a father and his son with their bowls of cereals looking at each other and smiling

Breakfast

Break out the breakfast cereal – it’s too good not to!

Cereal is a delicious way to get the most out of your breakfast. Just pour the milk, add cereal and your favourite fresh fruit, and there you have it. A balanced breakfast, packed with important nutrients in just a few minutes. Go on, tuck in! 

No grain, no gain

Breakfast cereal is made mainly from grains, and not only do they taste great - when eaten with milk or yoghurt, they give you a wide range of nutrients, including carbohydrateS, protein, fat, sugar, fibre and several vitamins and minerals. And if you choose a cereal made with whole grain, you’re getting even more of your body’s needs met. Because all the edible parts of the grains are still there, they’re a great source of vitamins, minerals, fibre, starch and other nutrients[1].

Fortify your diet

Most breakfast cereals are fortified with vitamins and minerals. This makes it an even more nutritious choice, helping the whole family meet their recommended daily amounts of certain nutrients. For example, some cereals contain added calcium, which is important for children’s bone growth and development. So, together with milk, it gives you more of the good stuff!

a bowl of Koko Krunch with milk
a wheat field during sunset

The Whole Story on Whole Grain

Whole grains are known to be full of nutrients, compared to 'white' foods. Why not switch to whole grain today, and feel the difference?

READ MORE Read the full article "The Whole Story on Whole Grain"

Did you know?

A recent European study of teenagers aged between 12 and 17 showed that cereal eaters were getting more calcium than their friends who chose other food for breakfast – and they beat them on magnesium, B vitamins like folate (B9), vitamin B12 or riboflavin (B2), and fibre at breakfast too. Not a bad morning’s work.

a woman sittting on bed and eating cereals

Did you

know?

Illustration of an indian god

Food of goods and kings

In Asia, the Amaranth grain is known as ‘king seed’ and ‘seed sent by God’.

Illustration of gold and wheat

Pure gold

Quinoa, pronounced ‘keen-wa’, is a whole grain that was highly prized by the ancient Incas – they called it ‘gold of the Incas’.

Footnotes

  1. ^ Learn more about whole grain and nutrientshttp://wholegraingoodness.hgca.com/guide-to-wholegrain/wholegrain-nutrie...

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Let'stalk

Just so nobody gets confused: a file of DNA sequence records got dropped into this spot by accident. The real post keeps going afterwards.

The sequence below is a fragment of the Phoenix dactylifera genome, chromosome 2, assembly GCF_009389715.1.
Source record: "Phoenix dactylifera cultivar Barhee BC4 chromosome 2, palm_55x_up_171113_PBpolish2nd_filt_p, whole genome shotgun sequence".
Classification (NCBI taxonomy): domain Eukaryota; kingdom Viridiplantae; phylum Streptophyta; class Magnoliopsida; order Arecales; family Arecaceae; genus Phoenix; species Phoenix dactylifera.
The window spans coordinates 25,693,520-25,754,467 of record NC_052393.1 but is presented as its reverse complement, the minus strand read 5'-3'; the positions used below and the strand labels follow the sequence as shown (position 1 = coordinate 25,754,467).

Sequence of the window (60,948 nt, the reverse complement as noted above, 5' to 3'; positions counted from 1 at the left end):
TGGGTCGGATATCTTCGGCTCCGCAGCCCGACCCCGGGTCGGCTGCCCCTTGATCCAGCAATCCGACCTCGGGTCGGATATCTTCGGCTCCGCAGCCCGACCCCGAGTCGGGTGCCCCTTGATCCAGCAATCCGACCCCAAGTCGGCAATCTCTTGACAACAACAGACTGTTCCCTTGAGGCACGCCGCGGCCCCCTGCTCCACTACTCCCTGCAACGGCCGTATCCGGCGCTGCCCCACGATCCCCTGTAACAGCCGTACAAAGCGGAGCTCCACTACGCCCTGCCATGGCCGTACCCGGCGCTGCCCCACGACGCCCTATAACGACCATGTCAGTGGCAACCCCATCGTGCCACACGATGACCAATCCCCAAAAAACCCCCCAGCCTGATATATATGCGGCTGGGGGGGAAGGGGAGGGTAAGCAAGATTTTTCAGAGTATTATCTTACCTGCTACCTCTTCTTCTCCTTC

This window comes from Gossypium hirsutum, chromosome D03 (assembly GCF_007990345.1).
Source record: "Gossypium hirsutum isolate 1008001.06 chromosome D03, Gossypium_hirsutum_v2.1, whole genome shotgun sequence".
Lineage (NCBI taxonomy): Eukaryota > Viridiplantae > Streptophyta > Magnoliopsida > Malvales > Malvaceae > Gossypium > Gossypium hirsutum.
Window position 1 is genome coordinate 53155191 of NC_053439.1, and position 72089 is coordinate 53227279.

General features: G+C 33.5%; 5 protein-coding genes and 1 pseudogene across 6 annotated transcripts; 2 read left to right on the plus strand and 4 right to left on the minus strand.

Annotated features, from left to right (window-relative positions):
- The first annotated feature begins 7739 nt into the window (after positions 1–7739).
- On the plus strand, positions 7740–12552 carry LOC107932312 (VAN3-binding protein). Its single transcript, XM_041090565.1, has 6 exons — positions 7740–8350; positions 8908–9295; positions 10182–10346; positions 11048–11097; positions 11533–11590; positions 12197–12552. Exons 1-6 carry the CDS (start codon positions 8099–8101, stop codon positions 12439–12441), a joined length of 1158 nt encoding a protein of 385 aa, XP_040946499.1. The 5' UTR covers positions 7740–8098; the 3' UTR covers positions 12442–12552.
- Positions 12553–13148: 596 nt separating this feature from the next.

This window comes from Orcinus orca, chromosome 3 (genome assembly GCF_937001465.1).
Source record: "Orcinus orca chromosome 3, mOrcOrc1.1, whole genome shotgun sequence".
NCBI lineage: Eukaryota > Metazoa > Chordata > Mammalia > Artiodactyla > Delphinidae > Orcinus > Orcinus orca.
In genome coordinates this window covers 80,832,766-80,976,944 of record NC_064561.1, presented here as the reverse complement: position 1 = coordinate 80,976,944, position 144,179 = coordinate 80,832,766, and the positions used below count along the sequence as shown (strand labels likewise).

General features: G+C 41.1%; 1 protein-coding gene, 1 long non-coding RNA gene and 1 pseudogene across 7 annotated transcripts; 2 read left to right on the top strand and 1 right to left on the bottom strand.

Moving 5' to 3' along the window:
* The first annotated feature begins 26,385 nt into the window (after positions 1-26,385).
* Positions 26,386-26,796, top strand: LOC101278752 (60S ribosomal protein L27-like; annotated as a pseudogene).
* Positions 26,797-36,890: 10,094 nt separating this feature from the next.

We've tried to answer as many of your questions as possible. You can search them all here:

What are the health and nutritional benefits of Nestlé Gluten Free Corn Flakes?
As well as being a healthy choice for people who want to reduce the amount of gluten in their diet, or have coeliac disease or a gluten intolerance, Gluten Free Corn Flakes are fortified with B-vitamins, folic acid and iron
I’ve heard a low GI diet can help me lose weight. Is this true?

It’s too early to say. The science in this area is still emerging. There is evidence that low GI foods take longer to digest and help you feel satisfied for longer, but none that you’ll eat fewer calories at the next meal.

Is Nestlé planning to launch gluten-free versions of its other cereals or cereal bars?
Not yet, but we will keep listening and responding to people’s needs.
Why do some breakfast cereals have different serving sizes labeled on pack?

The serving sizes mentioned on breakfast cereals can slightly differ, mainly due to differences in product density. Beyond its nutrients density, it’s also important for the portion size to suit the average cereal bowl. Some types of breakfast cereals, such as mueslis or granolas, are denser than traditional flakes; so a 30 g serving could look tiny and unrealistic in a bowl – that's why we use 45 g as a reference. These different serving sizes have been defined by the European cereals trade association and consistently applied by all industry members in Europe.

Does the high GI of breakfast cereals negate the whole grain benefits?

No. Even though some foods made with whole grain have a high GI, you can still benefit by including them in a healthy, balanced diet. Eating lots of whole grain can be good for the heart, even if the GI of the food is high. The whole population can benefit from eating more whole grain; the effect of low GI foods is still not clear.

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